Judge directs parents to have main course and dessert in separate rooms of hotel for Confirmation celebration

Ennis courthouse
Ennis Courthouse

A JUDGE has ruled in a Confirmation celebration row between estranged parents that their children have their main course with their mother and dessert with their father in post-ceremony celebration meals in different rooms at a hotel.

At Ennis Circuit Court, Judge Francis Comerford said that he was making the orders concerning the Confirmation celebration as the parents – who are separated and have shared custody of their children – could not agree on dinner arrangements at the hotel with their children and guests.

Judge Comerford said of making the order that “it is not ideal that people are coming to court when they can’t agree on matters like this.”

Solicitor Mairead Doyle, for the father, had proposed that the parents, children, and family guests all eat together at the hotel. Judge Comerford replied that “I am not going to direct that people stay at the same table if they can’t stay at the same table”.

Instead, the judge said that, at the hotel, the couple’s children will have their main course with their mother and her family guests in a room at the hotel, after which the children can go to another room to have their dessert with their father and his family guests.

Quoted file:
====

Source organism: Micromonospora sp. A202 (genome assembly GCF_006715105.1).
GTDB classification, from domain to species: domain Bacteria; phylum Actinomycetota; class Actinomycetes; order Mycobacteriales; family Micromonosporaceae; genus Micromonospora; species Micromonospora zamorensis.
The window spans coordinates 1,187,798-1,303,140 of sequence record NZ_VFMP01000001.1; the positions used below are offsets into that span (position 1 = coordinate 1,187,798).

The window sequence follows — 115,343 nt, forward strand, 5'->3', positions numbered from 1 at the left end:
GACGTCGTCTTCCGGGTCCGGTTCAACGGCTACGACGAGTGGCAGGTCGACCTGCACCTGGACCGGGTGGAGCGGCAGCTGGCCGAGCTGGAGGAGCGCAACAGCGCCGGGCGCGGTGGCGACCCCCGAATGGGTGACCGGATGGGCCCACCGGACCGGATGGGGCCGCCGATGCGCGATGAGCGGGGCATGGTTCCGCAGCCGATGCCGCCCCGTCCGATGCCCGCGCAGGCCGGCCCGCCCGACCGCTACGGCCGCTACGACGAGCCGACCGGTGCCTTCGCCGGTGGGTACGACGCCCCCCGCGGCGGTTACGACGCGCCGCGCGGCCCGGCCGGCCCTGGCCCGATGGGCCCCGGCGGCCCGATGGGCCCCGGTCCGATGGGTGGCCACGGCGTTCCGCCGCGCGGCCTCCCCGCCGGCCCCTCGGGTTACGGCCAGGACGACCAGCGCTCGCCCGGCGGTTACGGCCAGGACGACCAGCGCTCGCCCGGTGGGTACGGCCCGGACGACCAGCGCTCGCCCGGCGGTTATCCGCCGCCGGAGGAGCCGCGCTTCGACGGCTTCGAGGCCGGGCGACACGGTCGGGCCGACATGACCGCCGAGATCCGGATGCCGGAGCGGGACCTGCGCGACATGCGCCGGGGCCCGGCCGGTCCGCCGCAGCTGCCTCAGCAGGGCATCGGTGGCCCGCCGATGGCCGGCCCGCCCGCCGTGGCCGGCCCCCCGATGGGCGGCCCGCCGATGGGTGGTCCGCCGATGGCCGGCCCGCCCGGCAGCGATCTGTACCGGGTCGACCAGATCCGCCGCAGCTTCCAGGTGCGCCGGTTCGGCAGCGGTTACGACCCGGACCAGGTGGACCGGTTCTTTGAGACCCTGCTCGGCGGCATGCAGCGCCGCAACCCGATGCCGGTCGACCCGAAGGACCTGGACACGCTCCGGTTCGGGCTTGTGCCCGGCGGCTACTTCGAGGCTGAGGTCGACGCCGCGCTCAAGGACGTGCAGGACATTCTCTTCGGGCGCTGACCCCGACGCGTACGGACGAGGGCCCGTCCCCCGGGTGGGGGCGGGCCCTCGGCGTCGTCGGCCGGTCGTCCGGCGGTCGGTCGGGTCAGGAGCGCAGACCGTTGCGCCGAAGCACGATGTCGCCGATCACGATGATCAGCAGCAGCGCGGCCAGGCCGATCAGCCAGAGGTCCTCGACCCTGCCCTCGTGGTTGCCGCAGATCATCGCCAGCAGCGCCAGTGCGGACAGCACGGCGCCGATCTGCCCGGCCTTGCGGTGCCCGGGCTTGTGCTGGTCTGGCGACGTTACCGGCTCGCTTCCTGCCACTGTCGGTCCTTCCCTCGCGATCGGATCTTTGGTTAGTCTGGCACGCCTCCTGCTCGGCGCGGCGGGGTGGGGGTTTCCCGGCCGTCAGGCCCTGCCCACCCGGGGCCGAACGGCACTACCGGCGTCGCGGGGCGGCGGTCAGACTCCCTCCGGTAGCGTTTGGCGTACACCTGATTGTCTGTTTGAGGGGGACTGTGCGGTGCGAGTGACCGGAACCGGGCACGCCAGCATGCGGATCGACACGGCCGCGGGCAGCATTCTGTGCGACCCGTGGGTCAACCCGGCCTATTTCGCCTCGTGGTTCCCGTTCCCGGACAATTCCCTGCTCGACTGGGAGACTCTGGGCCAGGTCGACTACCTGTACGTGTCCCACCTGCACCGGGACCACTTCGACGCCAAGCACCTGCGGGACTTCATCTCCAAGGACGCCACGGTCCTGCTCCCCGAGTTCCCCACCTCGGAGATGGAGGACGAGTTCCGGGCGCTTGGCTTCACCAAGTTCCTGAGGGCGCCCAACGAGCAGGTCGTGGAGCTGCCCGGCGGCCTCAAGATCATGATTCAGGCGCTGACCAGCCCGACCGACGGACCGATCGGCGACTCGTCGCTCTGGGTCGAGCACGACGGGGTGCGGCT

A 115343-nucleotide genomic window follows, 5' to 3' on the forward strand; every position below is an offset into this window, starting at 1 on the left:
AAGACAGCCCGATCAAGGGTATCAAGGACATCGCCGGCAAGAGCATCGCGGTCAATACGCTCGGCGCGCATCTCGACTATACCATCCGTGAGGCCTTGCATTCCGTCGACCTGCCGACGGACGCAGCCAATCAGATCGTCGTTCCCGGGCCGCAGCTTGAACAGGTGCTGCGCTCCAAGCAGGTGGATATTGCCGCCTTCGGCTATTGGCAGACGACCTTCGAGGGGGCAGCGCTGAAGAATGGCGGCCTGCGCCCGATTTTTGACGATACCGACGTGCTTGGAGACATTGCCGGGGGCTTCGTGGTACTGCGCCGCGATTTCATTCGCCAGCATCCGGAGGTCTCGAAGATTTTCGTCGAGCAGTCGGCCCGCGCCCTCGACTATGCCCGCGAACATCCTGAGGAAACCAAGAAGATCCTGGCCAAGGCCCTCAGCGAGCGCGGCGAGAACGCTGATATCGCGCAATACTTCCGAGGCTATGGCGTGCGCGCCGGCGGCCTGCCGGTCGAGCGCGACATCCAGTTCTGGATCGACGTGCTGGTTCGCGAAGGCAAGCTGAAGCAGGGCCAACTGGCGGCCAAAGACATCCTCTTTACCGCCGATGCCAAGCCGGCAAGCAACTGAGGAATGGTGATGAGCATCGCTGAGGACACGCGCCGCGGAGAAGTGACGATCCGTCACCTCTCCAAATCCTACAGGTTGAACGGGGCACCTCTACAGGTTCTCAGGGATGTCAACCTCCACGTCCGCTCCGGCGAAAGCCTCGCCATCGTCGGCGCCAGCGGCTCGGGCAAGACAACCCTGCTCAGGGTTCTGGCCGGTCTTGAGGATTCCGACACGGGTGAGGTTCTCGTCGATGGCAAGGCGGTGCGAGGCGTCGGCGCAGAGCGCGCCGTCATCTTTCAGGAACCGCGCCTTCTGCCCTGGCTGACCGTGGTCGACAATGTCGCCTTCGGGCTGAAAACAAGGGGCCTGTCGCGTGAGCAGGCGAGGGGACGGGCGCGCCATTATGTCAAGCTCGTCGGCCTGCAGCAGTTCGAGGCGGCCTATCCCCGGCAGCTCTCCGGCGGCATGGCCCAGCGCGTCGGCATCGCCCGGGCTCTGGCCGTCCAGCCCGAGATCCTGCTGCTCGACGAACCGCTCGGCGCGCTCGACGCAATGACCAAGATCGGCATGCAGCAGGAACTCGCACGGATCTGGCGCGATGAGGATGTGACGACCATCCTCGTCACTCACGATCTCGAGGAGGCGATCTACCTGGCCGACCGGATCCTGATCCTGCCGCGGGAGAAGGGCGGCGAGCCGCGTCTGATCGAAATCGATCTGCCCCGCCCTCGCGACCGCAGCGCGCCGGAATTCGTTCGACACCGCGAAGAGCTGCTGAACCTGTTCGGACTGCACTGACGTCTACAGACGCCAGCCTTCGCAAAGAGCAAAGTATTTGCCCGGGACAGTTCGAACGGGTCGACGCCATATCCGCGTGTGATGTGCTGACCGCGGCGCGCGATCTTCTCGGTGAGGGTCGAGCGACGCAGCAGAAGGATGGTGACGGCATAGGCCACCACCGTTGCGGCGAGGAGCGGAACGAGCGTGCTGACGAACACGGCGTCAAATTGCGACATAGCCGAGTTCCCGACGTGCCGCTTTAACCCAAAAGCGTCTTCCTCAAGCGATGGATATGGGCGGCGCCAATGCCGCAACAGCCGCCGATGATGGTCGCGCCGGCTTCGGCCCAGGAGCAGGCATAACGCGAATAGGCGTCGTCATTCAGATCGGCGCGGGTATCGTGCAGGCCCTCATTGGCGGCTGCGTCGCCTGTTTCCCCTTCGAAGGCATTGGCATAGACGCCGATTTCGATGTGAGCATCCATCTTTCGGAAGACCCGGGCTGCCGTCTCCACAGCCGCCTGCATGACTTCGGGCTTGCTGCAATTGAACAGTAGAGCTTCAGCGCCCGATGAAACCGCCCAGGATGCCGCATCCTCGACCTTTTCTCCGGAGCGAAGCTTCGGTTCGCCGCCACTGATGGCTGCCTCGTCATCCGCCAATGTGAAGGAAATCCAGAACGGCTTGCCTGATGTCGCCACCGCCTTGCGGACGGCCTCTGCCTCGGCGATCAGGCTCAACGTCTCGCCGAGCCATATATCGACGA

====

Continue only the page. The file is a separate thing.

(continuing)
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Judge Comerford urged both sides to reach a compromise, saying that “whatever arrangements have to be put in place should be put in place by the parents in the best interests of their children”.

Ms Doyle was bringing the matter before court as the two sides in correspondence could not agree on dinner arrangements for the Confirmation celebrations outside court during March and April.

Ms Doyle said that the day is one the children are going to remember for the rest of their lives, telling the court that she had sent proposals for the day on April 10 to solicitors for the mother in the case and received a three-page reply.

She said that her client contacted the hotel and added six people to the dinner reservation that the mother initially had for the day. She added that her client went back to the hotel “and it transpires that those six people had been taken off that table by some third party”.

Ms Doyle said that the children’s mother says she didn’t cancel the six people “but someone cancelled it”.

Solicitor for the mother, Seán O’Hanrahan, said that his client “really wants the children to have a great day”.

He said that his client was agreeable to the children’s father spending two hours with them for photos after the Confirmation mass.

Mr O’Hanrahan said that his client has no difficulty with the children’s father inviting guests and paying for their meal at the hotel, “but we cannot make the dinner arrangement for him – that is something for the hotel. That is what is being asked of us and asked of you, Judge, to you to fix his dinner arrangements.”

He asked for his client’s costs in the case and Judge Comerford replied “not a chance”. Ms Doyle said that she had no application for costs.